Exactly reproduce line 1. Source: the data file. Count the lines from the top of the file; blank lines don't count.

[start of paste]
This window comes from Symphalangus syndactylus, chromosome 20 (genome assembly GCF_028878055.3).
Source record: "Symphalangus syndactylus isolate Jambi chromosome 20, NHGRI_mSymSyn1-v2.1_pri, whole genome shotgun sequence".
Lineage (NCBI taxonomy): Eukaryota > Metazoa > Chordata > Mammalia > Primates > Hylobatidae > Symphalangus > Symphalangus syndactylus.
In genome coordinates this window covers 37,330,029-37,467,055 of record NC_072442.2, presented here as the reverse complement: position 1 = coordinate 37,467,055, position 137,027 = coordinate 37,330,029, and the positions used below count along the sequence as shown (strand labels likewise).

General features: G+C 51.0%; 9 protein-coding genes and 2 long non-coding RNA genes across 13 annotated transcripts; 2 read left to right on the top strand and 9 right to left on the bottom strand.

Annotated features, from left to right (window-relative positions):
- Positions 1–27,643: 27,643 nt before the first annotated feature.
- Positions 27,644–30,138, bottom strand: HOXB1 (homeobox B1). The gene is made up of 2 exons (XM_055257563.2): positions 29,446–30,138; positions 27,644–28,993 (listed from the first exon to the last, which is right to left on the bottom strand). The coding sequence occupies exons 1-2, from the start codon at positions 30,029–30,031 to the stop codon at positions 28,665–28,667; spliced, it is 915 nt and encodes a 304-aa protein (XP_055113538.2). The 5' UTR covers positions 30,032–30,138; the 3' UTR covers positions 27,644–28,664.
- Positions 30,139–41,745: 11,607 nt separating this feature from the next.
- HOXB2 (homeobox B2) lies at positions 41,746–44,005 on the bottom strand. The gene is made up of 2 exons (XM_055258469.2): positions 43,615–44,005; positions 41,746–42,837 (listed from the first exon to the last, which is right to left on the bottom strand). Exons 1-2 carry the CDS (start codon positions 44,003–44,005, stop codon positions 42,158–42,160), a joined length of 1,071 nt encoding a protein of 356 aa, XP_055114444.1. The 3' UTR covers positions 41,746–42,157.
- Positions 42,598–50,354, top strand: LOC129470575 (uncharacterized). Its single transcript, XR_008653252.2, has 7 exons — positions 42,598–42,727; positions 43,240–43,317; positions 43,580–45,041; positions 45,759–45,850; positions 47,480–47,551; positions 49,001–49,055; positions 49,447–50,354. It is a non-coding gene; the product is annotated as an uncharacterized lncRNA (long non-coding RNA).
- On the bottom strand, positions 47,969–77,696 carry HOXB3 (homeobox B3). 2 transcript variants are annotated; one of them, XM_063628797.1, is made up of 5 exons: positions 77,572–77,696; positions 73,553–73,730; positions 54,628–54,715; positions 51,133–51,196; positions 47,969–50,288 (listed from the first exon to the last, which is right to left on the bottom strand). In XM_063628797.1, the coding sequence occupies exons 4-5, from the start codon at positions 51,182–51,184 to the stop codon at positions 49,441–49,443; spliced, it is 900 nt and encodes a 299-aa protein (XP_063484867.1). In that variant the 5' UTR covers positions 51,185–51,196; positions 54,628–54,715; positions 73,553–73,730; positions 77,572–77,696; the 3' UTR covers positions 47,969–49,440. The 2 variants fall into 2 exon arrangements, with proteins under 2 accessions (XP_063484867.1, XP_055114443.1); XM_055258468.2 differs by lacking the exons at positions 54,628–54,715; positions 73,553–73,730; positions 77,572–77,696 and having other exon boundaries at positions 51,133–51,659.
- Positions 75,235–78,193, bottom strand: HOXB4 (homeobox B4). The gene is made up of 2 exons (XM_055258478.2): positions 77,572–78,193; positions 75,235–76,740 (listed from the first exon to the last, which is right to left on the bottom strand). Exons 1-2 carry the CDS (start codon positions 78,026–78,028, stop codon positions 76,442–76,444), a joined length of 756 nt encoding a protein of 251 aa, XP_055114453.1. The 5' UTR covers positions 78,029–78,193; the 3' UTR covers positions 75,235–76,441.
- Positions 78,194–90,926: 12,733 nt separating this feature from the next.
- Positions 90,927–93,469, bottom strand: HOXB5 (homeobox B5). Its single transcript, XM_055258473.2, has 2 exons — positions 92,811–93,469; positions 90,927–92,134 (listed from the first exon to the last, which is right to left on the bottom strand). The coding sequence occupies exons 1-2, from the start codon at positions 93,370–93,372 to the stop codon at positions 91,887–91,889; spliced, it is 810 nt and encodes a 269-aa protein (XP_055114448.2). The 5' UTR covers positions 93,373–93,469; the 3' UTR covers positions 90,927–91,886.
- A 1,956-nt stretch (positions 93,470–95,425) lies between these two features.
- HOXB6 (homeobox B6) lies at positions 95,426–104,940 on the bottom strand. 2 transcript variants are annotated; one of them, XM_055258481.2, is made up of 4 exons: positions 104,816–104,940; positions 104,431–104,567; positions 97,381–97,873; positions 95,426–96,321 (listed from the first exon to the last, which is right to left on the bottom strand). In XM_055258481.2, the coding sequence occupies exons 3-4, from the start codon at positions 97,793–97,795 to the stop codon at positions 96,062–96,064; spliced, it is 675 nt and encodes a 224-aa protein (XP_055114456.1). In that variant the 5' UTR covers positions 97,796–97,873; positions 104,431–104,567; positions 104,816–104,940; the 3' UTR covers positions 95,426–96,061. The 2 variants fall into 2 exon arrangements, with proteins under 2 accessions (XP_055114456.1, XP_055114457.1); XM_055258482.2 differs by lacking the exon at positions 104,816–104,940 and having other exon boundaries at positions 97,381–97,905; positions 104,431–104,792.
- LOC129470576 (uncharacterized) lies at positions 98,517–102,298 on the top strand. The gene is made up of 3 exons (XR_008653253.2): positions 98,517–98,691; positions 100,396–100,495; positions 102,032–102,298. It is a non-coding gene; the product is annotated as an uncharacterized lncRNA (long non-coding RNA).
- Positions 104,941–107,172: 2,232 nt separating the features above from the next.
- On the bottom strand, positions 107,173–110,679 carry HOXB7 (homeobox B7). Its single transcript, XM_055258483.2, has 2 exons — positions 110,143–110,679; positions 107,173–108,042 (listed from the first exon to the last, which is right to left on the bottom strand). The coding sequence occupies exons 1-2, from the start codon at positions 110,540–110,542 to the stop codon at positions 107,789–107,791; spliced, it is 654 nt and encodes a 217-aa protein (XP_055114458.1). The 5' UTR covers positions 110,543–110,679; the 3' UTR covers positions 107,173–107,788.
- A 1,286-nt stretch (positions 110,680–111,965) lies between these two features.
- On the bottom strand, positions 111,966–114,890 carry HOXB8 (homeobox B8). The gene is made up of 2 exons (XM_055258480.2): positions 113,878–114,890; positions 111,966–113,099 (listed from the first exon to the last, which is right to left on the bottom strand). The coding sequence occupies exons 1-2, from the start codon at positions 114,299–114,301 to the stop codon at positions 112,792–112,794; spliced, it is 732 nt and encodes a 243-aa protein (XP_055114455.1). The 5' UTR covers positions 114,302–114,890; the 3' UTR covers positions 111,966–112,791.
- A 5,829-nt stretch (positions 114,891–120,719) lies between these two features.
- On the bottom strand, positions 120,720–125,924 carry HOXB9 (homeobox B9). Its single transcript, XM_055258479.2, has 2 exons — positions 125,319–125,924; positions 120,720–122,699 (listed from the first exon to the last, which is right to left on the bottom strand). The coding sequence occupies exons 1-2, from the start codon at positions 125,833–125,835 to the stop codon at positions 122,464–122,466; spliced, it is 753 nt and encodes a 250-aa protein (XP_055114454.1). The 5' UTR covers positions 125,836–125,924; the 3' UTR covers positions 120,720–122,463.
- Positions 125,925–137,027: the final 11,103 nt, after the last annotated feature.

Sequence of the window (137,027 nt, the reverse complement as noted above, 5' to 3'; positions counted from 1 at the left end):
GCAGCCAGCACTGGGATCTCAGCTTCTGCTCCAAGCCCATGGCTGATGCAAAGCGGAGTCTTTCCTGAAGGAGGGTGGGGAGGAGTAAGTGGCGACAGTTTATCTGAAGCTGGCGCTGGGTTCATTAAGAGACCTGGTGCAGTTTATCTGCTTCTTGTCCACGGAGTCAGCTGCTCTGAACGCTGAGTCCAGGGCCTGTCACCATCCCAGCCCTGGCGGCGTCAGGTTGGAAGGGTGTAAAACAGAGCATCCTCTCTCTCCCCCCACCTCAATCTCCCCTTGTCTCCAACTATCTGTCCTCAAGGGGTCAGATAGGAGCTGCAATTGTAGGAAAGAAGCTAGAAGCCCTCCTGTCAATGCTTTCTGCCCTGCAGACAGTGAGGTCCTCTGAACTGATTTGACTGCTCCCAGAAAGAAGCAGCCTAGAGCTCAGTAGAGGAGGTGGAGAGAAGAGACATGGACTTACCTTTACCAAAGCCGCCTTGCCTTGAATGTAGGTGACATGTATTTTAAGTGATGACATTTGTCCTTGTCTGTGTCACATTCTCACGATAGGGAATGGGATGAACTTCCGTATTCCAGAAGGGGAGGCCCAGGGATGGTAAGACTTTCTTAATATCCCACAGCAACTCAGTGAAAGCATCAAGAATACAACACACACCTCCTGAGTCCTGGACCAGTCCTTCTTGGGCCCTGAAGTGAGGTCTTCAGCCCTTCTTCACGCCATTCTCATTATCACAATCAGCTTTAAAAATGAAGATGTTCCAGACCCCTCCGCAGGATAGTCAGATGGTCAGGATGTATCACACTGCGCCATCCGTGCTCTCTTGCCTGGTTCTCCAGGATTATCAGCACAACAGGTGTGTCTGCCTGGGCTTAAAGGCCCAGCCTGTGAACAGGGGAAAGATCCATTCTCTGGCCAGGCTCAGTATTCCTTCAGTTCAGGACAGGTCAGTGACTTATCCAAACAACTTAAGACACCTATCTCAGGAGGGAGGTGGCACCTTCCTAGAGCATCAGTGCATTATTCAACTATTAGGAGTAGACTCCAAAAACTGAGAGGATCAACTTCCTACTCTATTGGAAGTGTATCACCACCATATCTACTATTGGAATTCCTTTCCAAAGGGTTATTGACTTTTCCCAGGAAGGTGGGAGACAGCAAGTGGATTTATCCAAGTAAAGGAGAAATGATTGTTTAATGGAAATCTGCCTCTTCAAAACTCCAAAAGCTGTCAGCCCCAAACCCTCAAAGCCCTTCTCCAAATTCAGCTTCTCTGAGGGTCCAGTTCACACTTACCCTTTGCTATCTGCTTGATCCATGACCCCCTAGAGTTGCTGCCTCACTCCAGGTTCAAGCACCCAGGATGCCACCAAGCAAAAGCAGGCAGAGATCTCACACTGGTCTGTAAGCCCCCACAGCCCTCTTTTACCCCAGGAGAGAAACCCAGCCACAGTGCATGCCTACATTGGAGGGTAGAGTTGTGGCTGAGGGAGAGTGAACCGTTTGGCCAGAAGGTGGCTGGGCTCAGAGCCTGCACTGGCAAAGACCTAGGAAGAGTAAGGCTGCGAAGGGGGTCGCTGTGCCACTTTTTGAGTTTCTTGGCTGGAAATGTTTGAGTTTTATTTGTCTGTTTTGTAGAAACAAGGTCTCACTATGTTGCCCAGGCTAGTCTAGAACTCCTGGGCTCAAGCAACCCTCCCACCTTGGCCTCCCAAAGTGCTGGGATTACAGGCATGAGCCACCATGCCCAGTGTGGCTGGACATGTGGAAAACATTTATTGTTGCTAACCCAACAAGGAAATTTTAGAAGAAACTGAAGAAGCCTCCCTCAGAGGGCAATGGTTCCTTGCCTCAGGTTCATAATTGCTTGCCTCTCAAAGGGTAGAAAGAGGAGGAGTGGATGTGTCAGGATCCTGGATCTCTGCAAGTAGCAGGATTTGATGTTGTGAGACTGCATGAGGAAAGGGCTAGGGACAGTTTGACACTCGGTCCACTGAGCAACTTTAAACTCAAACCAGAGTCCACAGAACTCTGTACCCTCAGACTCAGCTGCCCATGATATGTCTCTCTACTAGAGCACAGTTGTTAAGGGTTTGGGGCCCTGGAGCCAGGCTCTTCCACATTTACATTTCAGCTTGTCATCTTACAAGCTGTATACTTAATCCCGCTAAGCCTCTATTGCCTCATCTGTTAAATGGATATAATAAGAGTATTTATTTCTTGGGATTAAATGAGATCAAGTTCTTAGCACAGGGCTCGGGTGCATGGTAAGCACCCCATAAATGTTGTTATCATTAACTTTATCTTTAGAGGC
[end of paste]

This window comes from Symphalangus syndactylus, chromosome 20 (genome assembly GCF_028878055.3).